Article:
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Every year, there are only 145 reported cases of botulism, the majority of which are infant botulism victims. Though botulism is very rare illness, it is extremely dangerous and you should familiarize yourself with the causes and symptoms of this paralytic disease.
Botulism is an illness that arises when the human body is infected with Clostridium botulinum bacteria. These microorganisms typically reside in the soil in spore form, although when they enter the body they multiply and release dangerous toxins that affect the nervous system. Very small amounts of these bacteria must enter the body for the victim to suffer from botulism.
Those who contract botulism will feel the initial symptoms of vision impairment, muscle weakness, and difficulty swallowing. If the illness progresses in severity, then the victims will lose limb mobility through paralysis. In its final stages, botulism will prevent the respiratory muscles from functioning properly, causing the victim to lose his or her ability to breathe.
There are three types of botulism, two of which are food-borne and the third of which infects the body through an open wound or laceration:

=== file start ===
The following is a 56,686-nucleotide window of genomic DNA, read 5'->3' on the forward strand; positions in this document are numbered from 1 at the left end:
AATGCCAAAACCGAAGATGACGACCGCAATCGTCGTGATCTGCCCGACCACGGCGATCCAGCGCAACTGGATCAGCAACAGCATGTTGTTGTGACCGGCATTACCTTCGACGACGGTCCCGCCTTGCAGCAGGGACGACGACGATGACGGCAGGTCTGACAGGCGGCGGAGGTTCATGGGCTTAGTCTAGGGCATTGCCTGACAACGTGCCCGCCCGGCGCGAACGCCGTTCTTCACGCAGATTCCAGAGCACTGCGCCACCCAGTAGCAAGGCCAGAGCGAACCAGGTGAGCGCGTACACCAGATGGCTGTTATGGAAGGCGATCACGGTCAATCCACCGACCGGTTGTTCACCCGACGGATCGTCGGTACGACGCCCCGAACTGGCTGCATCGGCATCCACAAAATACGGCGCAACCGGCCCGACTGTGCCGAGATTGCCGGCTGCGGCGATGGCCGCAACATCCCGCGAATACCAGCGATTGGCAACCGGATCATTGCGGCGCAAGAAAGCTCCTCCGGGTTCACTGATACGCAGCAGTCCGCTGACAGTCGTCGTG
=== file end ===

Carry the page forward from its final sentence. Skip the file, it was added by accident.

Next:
- Food-borne Botulism: The infecting bacteria enter the body when the victim ingests contaminated food products. Typically, home-canned foods are the source of food-borne botulism, although mass-produced potatoes and garlic have also been contaminated in the past.
- Infant Botulism: The infecting bacteria enter the infant’s body through a medium like honey or corn syrup. They remain, multiply, and release toxins in the infant’s intestines.
- Wound Botulism: The bacteria enter the body through an open wound, such as a cut or laceration.
If you begin to notice any of the signs of botulism after eating any of these potentially hazardous foods, or after getting dirt inside an open wound, you should seek medical attention right away.